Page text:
American TV coverage of the tumult in Egypt entered a new phase Sunday with the arrival of top network and cable anchors on the scene.
The day began for many American viewers with the sight of ABC's Christiane Amanpour on the ground in Cairo as military jets flew overhead and ended with a special two-hour live report on CNN at 9 p.m. anchored in part by Anderson Cooper who was also in Egypt.
I am sure TV insiders and some critics will start yapping soon about "big foot" anchormen and anchorwomen showing up and sucking the oxygen out of the room. Forget it. I thought both telecasts were impressive, and served both viewers and their news organizations well.
Take a look at Amanpour, who has been struggling to find her voice as a Sunday morning public affairs anchor on the third-place "This Week with Christiane Amanpour," back in her correspondent's khaki jacket gathering information, interviewing key figures, and synthesizing all of it at a million miles a minute.
Cooper was equally impressive serving as one leg of the three-part anchoring team that included Wolf Blitzer in Washington and Isha Sesay, of CNN International, in Atlanta. If developments in Egypt continue in the direction they look to be headed, I hope CNN sticks with this team. It is very impressive, and it has the same sense of authority that Amanpour brought to her telecast Sunday -- something both "This Week" and CNN prime-time have been struggling with.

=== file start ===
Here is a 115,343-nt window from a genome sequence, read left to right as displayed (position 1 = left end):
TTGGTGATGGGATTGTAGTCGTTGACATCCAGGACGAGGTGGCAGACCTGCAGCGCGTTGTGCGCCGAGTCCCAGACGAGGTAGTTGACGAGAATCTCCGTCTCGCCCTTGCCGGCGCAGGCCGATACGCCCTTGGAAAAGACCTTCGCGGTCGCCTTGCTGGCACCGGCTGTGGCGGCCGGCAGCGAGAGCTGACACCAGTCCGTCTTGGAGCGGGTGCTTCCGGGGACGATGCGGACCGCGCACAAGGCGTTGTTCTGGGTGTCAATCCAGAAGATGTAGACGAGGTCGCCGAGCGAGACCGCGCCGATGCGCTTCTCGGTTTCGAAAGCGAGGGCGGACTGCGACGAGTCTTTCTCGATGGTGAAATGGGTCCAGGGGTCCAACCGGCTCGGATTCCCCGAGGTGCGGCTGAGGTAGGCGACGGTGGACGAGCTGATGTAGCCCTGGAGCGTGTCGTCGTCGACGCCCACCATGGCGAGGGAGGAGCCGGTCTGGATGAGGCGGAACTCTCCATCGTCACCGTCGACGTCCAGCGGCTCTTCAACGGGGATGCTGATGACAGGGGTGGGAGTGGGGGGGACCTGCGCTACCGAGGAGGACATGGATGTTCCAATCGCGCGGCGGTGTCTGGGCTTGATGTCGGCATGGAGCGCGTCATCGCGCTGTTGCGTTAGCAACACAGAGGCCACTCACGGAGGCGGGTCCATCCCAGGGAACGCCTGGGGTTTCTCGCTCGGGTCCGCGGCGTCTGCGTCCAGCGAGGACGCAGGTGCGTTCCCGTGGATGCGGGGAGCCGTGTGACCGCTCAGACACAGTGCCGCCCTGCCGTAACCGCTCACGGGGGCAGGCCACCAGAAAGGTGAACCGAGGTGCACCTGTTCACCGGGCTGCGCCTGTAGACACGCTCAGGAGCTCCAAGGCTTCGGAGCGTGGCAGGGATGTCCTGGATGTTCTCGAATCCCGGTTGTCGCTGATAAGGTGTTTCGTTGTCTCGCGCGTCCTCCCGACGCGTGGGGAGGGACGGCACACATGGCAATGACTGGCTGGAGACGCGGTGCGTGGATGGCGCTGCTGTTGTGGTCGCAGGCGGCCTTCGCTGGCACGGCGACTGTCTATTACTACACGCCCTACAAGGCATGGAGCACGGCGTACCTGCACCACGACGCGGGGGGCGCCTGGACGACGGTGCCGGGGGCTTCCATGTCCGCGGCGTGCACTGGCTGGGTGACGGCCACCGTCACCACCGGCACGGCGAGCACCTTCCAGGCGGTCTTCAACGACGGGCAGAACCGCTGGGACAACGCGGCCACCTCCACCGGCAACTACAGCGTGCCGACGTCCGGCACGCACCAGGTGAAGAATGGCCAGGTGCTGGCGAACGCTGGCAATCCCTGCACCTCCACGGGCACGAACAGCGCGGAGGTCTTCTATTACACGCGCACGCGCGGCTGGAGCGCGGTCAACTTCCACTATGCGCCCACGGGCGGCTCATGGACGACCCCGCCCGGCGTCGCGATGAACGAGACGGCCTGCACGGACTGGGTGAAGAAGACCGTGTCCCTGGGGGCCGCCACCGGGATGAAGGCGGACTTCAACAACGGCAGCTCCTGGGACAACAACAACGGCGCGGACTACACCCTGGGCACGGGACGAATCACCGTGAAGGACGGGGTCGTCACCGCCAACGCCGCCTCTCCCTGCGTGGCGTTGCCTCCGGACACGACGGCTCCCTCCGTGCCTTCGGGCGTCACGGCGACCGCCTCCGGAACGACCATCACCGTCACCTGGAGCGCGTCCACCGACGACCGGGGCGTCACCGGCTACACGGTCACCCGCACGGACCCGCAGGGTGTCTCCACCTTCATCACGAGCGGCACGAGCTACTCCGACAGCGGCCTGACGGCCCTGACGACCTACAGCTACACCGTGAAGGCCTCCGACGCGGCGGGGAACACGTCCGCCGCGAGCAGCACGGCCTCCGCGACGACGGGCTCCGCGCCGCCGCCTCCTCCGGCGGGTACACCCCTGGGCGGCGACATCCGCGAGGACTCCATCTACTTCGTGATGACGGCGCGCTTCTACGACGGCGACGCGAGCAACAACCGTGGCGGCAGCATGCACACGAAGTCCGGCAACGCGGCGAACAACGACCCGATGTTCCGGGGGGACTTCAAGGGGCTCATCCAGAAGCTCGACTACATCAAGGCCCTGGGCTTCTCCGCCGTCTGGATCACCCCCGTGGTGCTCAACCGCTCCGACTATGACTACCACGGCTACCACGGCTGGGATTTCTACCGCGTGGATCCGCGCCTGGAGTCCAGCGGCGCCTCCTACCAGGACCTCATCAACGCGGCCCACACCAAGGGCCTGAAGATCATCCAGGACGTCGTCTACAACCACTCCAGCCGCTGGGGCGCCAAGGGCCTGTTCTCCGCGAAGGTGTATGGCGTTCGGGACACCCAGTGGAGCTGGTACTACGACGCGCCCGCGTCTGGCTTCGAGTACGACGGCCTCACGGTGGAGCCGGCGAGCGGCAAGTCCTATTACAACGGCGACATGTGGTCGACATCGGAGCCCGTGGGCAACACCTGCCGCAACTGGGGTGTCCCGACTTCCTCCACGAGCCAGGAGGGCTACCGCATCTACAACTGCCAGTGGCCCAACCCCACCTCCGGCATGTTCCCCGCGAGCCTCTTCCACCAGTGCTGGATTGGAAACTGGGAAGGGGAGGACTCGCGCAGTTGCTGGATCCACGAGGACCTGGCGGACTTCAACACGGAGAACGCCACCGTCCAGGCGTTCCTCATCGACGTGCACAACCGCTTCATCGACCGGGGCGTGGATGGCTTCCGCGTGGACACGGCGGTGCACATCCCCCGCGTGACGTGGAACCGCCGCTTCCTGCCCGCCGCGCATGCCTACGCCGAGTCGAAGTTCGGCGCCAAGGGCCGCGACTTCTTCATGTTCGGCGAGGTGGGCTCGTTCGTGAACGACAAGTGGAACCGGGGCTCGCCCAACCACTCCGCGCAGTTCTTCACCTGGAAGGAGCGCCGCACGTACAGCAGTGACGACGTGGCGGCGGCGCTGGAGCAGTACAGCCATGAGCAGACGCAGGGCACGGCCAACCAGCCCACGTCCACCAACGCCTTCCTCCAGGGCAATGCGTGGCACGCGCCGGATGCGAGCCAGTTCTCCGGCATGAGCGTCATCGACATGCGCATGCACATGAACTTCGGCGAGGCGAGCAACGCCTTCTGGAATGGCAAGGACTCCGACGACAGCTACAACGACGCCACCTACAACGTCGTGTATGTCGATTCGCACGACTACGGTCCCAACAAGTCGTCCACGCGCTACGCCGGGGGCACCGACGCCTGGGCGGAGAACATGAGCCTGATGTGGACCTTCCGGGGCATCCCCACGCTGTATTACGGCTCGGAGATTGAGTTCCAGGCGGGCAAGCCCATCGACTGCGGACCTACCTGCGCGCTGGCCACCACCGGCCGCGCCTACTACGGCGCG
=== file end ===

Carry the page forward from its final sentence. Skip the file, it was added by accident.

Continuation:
I'll get some video of Cooper's work in Tahrir Square up as soon as CNN posts it or sends an embed code my way. Even though much of Sunday night's show was videotape because of the time difference, I love these live prime-time recaps of the day's events on big, volatile stories like this. I can't watch one channel all day, but I can do an hour at night if I trust the news team.
And this needs to be said, that while CNN had two hours of live coverage from Egypt and elsewhere last night, MSNBC was showing "To Catch a Predator" reruns from "Dateline." This is the same MSNBC that was questioning CNN's journalistic judgment last week in its coverage of the State of the Union speech.
One last thing on the Amanpour video, what did you think of her interview with Mohamed ElBaradei? I was impressed, especially with how focused she was in getting him to respond to what the Obama administration has been saying. There is not a shred of doubt after this interview as to how disappointed ElBaradei is in President Obama's response.
"To ask a dictator to implement democracy after 30 years is an oxymoron," ElBaradei says.